Online evangelism with OnlineCorps

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By Vivian Gatica –

onlinecorps2Since beginning in September 2012, OnlineCorps has linked thousands of viewers to The Salvation Army through videos and evangelical resources. Although it is a Western Territory creation, its outreach stretches beyond the territory’s borders.

“In every way possible, we’ve become a corps like a local corps; all the things that happen at a local corps—where it can translate online—we have online,” said Grant Whitehead, Western Territory social media champlain. “We have a worship community, a place that people come to be encouraged and held accountable to living a Christian life…and it’s uplifting and enjoyable.”

The number of OnlineCorps members has increased from 609 to 1,654 in the span of eight months with 215 people committing themselves to Christ online.

Whitehead attributed the ministry’s growth and success to its coverage of important Salvation Army Western Territory events, which include the Welcome of Cadets, Commissioning and band concerts.

“What we find is that people find OnlineCorps through an event,” Whitehead said. “So they might not have ever heard of [it], but they watch an event and from there discover all this other stuff and they continue to come back.”

December 2013 marked a milestone for the ministry as its YouTube channel received 14,605 views, the most in a month since its creation. This, in part, was due to the popularity of the Southern California Division’s Night of Wonder 2012 Christmas concert.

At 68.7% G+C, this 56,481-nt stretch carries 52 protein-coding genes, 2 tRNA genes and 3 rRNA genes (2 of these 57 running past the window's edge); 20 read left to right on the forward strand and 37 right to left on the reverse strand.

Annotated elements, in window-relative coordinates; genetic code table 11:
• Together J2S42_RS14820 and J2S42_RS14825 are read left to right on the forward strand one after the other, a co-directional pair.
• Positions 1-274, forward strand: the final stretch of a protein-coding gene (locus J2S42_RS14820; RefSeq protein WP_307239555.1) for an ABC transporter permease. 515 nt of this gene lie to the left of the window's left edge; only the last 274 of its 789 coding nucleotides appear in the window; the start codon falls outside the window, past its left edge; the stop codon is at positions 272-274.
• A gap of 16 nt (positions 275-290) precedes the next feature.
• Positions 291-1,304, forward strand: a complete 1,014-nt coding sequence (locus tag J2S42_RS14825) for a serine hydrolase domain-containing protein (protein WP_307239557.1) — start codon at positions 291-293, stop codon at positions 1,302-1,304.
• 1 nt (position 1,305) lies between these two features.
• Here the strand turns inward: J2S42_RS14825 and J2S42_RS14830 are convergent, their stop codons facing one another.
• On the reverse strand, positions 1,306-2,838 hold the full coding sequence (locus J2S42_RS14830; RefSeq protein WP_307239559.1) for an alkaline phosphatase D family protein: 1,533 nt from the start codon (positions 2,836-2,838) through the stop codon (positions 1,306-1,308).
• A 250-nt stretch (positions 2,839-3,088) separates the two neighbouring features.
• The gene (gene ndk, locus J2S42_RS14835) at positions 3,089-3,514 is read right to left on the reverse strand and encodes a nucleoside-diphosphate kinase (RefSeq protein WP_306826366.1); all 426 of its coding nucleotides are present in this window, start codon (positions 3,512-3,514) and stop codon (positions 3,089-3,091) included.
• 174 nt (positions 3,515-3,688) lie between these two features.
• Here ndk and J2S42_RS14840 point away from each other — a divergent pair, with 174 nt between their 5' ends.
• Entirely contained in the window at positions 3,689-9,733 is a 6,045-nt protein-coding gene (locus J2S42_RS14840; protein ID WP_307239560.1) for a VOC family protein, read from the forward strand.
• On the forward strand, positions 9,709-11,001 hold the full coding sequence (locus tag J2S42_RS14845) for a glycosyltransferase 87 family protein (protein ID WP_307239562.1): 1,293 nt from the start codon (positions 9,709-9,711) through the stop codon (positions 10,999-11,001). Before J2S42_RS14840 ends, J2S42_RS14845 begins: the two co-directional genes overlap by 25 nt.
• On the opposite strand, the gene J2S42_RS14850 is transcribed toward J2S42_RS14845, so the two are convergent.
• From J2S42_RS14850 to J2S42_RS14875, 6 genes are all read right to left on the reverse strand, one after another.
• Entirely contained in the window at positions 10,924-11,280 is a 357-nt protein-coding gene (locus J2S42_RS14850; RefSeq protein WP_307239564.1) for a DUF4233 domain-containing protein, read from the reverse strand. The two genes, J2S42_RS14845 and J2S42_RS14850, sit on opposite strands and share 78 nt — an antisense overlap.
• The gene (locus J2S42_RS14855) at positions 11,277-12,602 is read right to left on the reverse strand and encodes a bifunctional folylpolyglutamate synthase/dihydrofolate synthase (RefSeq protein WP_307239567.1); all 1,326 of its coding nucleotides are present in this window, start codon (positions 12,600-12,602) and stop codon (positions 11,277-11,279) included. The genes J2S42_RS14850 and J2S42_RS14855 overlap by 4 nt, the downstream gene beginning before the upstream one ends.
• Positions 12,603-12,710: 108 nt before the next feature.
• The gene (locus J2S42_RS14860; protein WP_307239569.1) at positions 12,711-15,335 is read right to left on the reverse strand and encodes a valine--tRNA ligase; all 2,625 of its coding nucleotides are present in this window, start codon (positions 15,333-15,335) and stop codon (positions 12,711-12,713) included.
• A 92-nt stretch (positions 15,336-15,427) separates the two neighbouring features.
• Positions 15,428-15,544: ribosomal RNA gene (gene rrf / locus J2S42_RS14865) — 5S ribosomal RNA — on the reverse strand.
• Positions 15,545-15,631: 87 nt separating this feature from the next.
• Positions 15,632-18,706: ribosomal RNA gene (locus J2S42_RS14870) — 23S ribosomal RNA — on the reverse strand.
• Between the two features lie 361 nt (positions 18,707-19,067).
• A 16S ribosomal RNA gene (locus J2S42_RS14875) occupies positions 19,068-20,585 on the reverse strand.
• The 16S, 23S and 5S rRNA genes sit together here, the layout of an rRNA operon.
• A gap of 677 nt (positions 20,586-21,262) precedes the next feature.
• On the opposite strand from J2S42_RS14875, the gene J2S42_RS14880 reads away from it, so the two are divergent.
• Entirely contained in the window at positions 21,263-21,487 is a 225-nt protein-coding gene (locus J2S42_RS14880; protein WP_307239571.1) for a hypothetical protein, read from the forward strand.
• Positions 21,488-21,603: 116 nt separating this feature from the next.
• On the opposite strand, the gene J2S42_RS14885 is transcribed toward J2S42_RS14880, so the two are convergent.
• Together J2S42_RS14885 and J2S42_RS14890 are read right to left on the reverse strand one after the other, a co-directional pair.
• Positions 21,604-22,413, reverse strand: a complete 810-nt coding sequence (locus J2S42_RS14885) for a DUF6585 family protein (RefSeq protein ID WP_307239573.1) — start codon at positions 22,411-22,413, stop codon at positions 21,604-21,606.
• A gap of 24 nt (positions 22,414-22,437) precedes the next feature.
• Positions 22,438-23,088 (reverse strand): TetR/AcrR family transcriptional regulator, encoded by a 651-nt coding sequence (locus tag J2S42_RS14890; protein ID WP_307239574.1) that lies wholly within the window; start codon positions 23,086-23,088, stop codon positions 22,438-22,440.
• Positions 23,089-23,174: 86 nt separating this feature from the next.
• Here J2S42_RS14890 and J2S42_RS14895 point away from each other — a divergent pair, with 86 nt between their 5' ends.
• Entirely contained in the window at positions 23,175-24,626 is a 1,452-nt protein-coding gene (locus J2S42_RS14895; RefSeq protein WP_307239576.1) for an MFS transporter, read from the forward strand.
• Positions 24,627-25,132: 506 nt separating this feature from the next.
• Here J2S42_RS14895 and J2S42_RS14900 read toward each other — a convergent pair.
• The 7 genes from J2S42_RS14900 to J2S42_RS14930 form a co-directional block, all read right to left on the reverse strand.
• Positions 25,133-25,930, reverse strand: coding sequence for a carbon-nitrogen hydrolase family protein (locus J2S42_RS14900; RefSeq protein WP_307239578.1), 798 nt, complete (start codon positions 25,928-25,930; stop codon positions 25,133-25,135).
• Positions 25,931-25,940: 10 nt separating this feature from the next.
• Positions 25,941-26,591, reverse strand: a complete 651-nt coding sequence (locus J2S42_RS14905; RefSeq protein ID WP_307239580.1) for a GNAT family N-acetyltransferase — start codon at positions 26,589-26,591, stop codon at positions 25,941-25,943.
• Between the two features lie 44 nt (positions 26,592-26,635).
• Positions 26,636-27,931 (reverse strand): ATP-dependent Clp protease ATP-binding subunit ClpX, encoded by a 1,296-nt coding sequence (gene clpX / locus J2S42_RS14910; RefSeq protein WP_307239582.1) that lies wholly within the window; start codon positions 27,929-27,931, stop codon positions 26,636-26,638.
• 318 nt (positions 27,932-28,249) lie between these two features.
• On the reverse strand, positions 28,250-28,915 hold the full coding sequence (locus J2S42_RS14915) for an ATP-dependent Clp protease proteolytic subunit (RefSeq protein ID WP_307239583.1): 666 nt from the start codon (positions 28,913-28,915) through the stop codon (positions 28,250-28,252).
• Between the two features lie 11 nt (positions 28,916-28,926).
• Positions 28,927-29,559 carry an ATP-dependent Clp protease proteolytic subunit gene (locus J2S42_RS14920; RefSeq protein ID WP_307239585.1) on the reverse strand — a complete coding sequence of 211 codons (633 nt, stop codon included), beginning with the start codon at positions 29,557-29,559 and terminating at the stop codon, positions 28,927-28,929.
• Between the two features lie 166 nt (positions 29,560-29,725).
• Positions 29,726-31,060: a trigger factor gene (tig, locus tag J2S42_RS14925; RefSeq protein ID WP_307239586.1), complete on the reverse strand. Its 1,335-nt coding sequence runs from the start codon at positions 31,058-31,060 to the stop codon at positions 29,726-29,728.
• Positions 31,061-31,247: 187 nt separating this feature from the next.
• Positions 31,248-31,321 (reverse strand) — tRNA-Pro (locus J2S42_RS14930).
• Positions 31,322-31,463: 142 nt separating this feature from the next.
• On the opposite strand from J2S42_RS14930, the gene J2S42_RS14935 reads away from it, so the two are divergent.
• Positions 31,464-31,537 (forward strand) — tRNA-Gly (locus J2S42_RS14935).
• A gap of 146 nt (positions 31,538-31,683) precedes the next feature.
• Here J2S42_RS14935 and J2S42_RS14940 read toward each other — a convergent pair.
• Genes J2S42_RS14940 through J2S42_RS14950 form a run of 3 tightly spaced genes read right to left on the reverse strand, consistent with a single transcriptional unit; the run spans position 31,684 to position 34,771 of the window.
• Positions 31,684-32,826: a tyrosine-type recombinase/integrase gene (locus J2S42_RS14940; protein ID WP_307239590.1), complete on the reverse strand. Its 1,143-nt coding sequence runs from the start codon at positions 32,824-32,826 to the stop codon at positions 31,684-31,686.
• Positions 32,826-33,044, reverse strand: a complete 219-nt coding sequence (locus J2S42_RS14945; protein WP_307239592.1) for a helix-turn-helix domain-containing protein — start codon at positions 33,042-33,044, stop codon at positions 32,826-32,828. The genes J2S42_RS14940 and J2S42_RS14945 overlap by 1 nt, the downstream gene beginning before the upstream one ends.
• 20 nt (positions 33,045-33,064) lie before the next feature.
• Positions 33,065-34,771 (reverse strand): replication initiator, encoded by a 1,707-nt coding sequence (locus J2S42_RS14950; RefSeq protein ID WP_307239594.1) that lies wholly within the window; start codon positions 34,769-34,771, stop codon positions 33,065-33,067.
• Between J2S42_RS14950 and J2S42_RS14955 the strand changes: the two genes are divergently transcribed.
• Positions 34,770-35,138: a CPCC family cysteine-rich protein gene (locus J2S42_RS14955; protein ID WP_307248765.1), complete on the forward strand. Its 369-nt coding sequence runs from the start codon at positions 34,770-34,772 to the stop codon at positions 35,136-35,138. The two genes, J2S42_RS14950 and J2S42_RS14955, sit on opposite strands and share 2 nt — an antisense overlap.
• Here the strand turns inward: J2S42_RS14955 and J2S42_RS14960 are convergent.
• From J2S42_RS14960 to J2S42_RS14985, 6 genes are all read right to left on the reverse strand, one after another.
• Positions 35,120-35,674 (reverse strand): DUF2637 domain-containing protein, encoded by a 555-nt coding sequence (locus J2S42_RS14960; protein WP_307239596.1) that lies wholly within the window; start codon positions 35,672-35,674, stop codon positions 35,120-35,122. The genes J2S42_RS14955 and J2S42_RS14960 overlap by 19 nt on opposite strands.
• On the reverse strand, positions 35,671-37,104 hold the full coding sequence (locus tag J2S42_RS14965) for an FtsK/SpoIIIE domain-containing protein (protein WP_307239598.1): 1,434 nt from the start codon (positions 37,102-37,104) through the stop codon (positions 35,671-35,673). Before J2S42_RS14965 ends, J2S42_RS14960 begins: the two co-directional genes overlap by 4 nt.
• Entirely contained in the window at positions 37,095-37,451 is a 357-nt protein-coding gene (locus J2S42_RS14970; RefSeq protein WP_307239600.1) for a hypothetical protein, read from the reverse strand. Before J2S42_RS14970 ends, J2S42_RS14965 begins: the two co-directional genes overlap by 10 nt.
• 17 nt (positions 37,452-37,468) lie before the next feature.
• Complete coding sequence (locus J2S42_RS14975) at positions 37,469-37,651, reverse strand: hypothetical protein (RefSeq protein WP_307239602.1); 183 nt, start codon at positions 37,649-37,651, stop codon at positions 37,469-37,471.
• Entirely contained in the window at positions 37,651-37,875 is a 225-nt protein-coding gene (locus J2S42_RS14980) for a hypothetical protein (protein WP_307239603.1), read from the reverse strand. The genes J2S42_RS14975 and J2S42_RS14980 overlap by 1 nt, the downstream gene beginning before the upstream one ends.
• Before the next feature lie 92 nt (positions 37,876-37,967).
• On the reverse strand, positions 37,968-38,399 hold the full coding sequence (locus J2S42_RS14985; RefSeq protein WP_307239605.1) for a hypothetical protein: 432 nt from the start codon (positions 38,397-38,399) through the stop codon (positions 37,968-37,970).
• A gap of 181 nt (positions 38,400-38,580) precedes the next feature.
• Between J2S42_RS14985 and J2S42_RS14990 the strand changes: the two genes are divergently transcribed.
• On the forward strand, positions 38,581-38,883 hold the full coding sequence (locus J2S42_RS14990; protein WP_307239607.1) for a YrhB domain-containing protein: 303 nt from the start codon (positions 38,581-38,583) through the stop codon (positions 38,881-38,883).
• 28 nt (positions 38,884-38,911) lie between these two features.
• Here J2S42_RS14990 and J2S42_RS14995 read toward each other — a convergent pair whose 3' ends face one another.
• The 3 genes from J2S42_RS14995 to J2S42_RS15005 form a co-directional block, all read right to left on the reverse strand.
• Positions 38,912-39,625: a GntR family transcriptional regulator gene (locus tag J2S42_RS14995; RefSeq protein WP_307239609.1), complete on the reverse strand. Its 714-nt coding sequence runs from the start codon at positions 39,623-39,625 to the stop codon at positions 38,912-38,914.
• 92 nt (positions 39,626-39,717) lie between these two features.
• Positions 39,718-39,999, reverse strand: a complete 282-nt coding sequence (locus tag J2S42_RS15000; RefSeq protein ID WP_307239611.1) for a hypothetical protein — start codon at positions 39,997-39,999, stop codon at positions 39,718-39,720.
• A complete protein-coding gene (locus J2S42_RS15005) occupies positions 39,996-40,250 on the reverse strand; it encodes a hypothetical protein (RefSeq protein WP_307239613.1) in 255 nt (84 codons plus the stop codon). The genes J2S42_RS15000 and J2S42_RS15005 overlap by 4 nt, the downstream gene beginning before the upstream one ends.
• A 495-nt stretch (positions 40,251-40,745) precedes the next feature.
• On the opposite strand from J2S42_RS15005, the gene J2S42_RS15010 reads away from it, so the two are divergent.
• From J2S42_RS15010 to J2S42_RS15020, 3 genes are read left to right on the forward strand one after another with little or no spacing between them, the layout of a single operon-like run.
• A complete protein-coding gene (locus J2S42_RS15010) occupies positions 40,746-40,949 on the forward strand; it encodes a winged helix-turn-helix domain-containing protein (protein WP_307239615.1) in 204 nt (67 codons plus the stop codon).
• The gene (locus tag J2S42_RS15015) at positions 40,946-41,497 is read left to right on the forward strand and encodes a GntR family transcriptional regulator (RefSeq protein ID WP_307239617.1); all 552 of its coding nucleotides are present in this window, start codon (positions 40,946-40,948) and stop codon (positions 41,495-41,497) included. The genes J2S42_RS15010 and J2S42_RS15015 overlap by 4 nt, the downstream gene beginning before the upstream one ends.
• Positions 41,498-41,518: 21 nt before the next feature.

“It’s amazing to have a backlog of all this content that people seem to just stumble across and find,” Whitehead said.

In addition to the ongoing “GospelStories” and “LifeStories,” the website premiered a new show called “Rejoice” with the music department. It teaches viewers about worship through music and other performing arts.

"Gospel Stories" with OnlineCorps
“Gospel Stories” with OnlineCorps

OnlineCorps has also guided 15 people through six weeks of soldiership classes with many looking to be enrolled or enrolling at their local corps.

“We are still journeying with these individuals as to what their next step is,” Whitehead said. “We have other people who are not connected to a local corps [or] can’t access a local corps, so we’re working on how that looks.”

Recently, the ministry has developed a mobile app, available on iTunes and Google Play, allowing smartphone and tablet access to all the website’s resources and content.

Whitehead hopes to break into different languages in the future to reach out to audiences in Spanish, Chinese and Arabic, in addition to English.

“I’d love to do a GospelStories where we talk about Jesus from the perspective of the Muslim faith, but actually from a Christian angle,” he said.

According to Whitehead, OnlineCorps appeals to many people who are geographically or socially isolated from attending a local corps or church.

“The lost, the last and the least are found online,” he said. “We’re finding these people online.”

If face-to-face ministry is like a six-string guitar, Whitehead said, online ministry is a one-string guitar.

“A six-string guitar has extra elements to it, and it’s different. There’s a lot of elements going on, but do we deny the one-string guitar from being music? Not at all,” he said. “Online community, ministry and mission is absolutely valid.”

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